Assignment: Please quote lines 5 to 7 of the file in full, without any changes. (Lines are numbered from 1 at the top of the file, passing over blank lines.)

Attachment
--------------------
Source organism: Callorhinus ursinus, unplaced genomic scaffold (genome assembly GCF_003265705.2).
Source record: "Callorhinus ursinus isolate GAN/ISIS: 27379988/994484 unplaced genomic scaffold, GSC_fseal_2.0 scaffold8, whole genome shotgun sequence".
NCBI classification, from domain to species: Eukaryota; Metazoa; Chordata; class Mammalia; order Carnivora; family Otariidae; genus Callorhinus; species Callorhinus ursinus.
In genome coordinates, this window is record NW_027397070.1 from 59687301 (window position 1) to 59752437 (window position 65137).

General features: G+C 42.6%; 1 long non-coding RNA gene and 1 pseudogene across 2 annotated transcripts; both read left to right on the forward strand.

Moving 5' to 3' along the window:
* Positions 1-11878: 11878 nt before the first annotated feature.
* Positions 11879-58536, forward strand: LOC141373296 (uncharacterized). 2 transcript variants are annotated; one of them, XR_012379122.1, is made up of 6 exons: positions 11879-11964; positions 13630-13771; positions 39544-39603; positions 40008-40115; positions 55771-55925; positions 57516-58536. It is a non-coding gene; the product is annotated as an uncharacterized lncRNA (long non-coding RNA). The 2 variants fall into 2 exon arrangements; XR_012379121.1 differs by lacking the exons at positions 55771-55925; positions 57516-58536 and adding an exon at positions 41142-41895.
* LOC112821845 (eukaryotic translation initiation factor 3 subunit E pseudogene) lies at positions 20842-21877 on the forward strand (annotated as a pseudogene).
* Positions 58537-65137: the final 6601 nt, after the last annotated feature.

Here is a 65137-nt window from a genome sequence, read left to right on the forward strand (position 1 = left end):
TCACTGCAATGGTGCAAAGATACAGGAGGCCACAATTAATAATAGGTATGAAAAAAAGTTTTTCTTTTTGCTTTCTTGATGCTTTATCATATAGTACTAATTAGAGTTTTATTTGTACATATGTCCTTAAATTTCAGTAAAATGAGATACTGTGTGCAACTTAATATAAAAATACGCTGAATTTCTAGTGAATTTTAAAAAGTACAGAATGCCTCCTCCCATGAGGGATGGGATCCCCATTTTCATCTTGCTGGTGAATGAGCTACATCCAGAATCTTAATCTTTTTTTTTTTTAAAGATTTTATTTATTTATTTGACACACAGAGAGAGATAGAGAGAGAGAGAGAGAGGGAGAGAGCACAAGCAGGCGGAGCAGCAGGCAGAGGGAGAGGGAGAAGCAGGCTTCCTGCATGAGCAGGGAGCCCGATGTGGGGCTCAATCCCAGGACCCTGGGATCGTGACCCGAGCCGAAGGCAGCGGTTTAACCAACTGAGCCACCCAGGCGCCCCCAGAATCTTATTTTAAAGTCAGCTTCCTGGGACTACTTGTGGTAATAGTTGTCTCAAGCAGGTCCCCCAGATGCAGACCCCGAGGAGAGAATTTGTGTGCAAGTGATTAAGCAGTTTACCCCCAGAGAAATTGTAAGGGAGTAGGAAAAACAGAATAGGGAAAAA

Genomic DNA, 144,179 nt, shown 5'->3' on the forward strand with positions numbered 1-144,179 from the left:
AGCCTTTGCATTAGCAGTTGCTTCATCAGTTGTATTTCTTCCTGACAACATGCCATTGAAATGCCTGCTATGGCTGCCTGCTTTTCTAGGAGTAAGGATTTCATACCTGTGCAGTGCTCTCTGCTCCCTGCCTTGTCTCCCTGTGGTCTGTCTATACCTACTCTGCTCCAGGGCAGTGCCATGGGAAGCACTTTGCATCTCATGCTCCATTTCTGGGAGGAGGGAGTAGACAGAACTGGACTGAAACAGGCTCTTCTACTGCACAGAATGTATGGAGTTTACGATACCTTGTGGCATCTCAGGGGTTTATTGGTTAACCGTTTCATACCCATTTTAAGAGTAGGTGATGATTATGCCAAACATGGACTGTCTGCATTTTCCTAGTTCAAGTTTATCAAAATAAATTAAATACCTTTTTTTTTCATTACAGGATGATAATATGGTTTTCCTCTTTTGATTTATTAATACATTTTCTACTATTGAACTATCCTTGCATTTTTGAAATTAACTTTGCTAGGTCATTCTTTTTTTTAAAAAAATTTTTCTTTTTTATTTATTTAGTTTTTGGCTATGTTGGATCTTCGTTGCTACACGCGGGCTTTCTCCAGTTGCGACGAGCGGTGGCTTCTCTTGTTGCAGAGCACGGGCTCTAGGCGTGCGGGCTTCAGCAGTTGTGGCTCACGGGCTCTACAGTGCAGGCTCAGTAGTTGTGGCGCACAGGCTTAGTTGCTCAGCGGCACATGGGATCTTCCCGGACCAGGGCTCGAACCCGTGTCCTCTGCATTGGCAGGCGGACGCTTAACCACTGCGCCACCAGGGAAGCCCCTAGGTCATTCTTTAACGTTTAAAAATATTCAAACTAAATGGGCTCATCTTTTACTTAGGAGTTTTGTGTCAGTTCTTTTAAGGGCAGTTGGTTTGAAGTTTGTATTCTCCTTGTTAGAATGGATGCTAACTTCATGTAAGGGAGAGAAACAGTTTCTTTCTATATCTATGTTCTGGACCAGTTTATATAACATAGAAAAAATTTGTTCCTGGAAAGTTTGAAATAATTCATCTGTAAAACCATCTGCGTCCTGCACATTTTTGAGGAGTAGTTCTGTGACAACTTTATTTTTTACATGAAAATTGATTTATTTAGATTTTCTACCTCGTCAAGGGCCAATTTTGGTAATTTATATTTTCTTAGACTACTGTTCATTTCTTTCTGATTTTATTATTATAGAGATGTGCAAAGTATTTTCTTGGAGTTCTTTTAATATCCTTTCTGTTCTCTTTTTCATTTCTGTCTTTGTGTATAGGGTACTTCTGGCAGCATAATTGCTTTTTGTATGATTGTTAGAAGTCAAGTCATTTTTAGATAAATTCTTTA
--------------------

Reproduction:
General features: G+C 42.6%; 1 long non-coding RNA gene and 1 pseudogene across 2 annotated transcripts; both read left to right on the forward strand.

Moving 5' to 3' along the window:
* Positions 1-11878: 11878 nt before the first annotated feature.